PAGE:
Updated: Jul 5, 2020
If you haven’t yet taken a childbirth education class, you have a lot to look forward to: You’ll learn what to expect in pregnancy, childbirth and postpartum and you’ll learn strategies for dealing with pain or discomfort during labor. You’ll learn tools to help you make decisions while you’re in labor and you’ll develop confidence in your ability to give birth. If you’re able to take a class in-person or through a live, remote platform, you’ll also meet other people in your same stage of pregnancy and this can lay an important foundation for your “village” when you’re on the other side of giving birth. And finally, you’ll also have an opportunity to identify and address your fears surrounding giving birth and becoming a parent. This is key.
One of the top pieces of advice I give people who are interested in a “pelvic-floor friendly” birth, is to learn to relax and release the pelvic floor during pregnancy. The pelvic floor is a collection of muscles and fascia sit inside your pelvis. During pregnancy, these muscles work hard to, among other things, support the pelvic organs and growing weight of the uterus. During childbirth, they must have the ability to relax and yield to let baby exit the body. If those muscles are tense and tight they will provide resistance to the baby’s passage, potentially making labor longer, increasing the odds of perineal tears or risking damage to the deeper layers of the pelvic floor. If these muscles are relaxed and pliable, vaginal childbirth may proceed with more ease and less strain to the pelvic floor and its support structures.
When preparing for childbirth, I encourage people to learn breathing-based strategies aimed at relaxing and releasing these muscles. However, this is only one piece of the puzzle. Success in relaxing the pelvic floor muscles may be hampered by tension generated by fear. Breathing strategies to relax the pelvic floor will be more effective if we address the source of tension from multiple perspectives. General childbirth education is key to a multi-pronged approach to reducing fear and tension and relaxing the pelvic floor.
In the early 1900’s, an obstetrician named Dick Grantly Read observed that fear significantly complicated childbirth. He noticed that if people were taught what to expect and were supported by caring people, pain was minimized. He developed the idea of the “Fear-Tension-Pain” cycle. In a nutshell, fear drives tension, tension enhances pain, and pain leads to more fear. And on.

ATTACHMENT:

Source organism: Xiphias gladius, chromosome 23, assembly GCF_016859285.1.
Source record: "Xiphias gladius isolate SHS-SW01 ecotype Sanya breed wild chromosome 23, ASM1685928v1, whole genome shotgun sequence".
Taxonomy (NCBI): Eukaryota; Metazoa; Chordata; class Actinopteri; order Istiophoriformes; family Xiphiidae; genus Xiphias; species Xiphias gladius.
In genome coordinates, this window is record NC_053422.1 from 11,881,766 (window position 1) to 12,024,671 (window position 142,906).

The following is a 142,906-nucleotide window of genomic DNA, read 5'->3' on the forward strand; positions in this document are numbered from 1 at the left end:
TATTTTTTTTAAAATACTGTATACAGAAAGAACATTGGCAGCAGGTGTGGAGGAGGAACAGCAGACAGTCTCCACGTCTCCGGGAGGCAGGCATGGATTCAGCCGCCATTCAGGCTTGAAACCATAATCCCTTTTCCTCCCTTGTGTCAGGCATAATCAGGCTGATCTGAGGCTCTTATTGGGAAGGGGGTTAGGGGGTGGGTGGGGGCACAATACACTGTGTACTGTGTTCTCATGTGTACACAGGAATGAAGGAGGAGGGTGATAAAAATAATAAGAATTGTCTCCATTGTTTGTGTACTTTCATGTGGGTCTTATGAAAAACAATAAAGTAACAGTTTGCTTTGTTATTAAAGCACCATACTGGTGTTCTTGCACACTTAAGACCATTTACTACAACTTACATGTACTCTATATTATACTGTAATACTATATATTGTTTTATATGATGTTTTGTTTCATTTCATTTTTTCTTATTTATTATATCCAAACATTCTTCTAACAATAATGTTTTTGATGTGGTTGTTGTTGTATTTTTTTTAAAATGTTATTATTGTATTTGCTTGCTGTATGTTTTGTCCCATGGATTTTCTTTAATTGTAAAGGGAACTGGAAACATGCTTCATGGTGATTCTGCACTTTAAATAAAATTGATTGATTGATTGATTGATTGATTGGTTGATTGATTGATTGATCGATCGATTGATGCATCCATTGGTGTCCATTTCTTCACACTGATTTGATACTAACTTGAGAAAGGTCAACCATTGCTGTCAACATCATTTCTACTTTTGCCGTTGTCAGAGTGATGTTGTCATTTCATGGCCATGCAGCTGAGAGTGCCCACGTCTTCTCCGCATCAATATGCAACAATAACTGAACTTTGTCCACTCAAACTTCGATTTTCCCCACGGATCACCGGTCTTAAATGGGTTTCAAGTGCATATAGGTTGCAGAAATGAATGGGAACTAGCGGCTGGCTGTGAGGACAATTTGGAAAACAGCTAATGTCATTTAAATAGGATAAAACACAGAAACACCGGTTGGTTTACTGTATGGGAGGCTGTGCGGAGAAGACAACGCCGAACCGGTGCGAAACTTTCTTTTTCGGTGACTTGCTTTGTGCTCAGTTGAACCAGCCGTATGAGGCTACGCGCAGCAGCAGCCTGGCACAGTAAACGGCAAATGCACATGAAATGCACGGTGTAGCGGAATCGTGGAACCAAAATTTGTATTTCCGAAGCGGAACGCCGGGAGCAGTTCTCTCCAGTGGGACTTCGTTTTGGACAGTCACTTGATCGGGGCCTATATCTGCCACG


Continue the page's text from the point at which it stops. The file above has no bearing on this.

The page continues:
Here’s something we know about pain: the perception of pain is enhanced by fear and anxiety. If you believe that birth is dangerous or painful, your body is going to respond by tensing muscles throughout your body, everywhere from your shoulders and your jaw to your uterus and your pelvic floor. This tension will likely slow labor and increase the pain of contractions because if you are pushing a baby against a clenched pelvic floor, you are working against your body. Imagine trying to squeeze toothpaste out of a container with the cap screwed on tight.
One of the most important things we can do to reduce fear and anxiety during childbirth is to learn as much as we can about the childbirth process during pregnancy. Address fears as early as possible. Learn techniques to relax and release tension. Develop a framework to calmly ask questions and deal with unexpected turn of events. Basic childbirth education is essential to changing negative thoughts and perceptions surrounding childbirth and reducing associated fear and tension.
Childbirth Education Options and Types of Birthing Classes
Childbirth education is available in many formats. You can take comprehensive childbirth education that covers the range of childbirth variations from physiologic childbirth (e.g. low-intervention or “natural” childbirth) to higher-intervention childbirth (instrument assisted or cesarean childbirth). I recommend taking a course that covers the span of childbirth outcomes because birth is unpredictable. You can certainly plan for the birth you most desire, but I encourage you to become educated in the alternate outcomes in case you find yourself in a situation you didn’t expect.
If you want to dive deeper into specific childbirth tools or strategies, there are many types of birthing classes available to you. You can seek out specialty courses that focus on relaxation-based birthing methods, birth breathing or optimal fetal positioning and body balancing (see my specific recommendations below). These additional courses are wonderful because they teach skills that empower the birthing person to feel more in control of their bodies during an event in which they are largely relinquishing control to their body’s intrinsic programming. However, I encourage people to using these courses as a supplement to their childbirth education, not the main pillar. I strongly believe that all birthing people should be equipped for all possible outcomes on their birthing day, no matter how thoroughly they stack the deck in favor of their preferred outcome.